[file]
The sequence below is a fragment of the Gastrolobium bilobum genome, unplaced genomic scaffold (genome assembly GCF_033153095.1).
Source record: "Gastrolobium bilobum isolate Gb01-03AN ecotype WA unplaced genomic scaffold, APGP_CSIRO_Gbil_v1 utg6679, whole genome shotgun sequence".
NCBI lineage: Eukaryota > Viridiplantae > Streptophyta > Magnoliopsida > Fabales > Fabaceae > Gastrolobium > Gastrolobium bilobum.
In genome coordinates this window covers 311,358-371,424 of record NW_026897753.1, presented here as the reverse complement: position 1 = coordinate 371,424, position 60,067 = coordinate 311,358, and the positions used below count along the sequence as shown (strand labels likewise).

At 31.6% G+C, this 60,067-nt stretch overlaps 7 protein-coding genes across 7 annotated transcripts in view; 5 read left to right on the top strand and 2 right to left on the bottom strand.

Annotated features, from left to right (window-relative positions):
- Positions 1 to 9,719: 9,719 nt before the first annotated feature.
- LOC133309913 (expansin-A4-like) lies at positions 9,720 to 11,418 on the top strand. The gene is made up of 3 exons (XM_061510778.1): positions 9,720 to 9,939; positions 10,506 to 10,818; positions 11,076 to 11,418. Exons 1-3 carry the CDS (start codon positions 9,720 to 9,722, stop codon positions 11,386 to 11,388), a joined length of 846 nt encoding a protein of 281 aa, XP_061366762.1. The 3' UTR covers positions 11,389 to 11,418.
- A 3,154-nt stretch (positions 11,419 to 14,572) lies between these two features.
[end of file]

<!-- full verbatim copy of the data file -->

The sequence below is a fragment of the Gastrolobium bilobum genome, unplaced genomic scaffold (genome assembly GCF_033153095.1).
Source record: "Gastrolobium bilobum isolate Gb01-03AN ecotype WA unplaced genomic scaffold, APGP_CSIRO_Gbil_v1 utg6679, whole genome shotgun sequence".
NCBI lineage: Eukaryota > Viridiplantae > Streptophyta > Magnoliopsida > Fabales > Fabaceae > Gastrolobium > Gastrolobium bilobum.
In genome coordinates this window covers 311,358-371,424 of record NW_026897753.1, presented here as the reverse complement: position 1 = coordinate 371,424, position 60,067 = coordinate 311,358, and the positions used below count along the sequence as shown (strand labels likewise).

At 31.6% G+C, this 60,067-nt stretch overlaps 7 protein-coding genes across 7 annotated transcripts in view; 5 read left to right on the top strand and 2 right to left on the bottom strand.

Annotated features, from left to right (window-relative positions):
- Positions 1 to 9,719: 9,719 nt before the first annotated feature.
- LOC133309913 (expansin-A4-like) lies at positions 9,720 to 11,418 on the top strand. The gene is made up of 3 exons (XM_061510778.1): positions 9,720 to 9,939; positions 10,506 to 10,818; positions 11,076 to 11,418. Exons 1-3 carry the CDS (start codon positions 9,720 to 9,722, stop codon positions 11,386 to 11,388), a joined length of 846 nt encoding a protein of 281 aa, XP_061366762.1. The 3' UTR covers positions 11,389 to 11,418.
- A 3,154-nt stretch (positions 11,419 to 14,572) lies between these two features.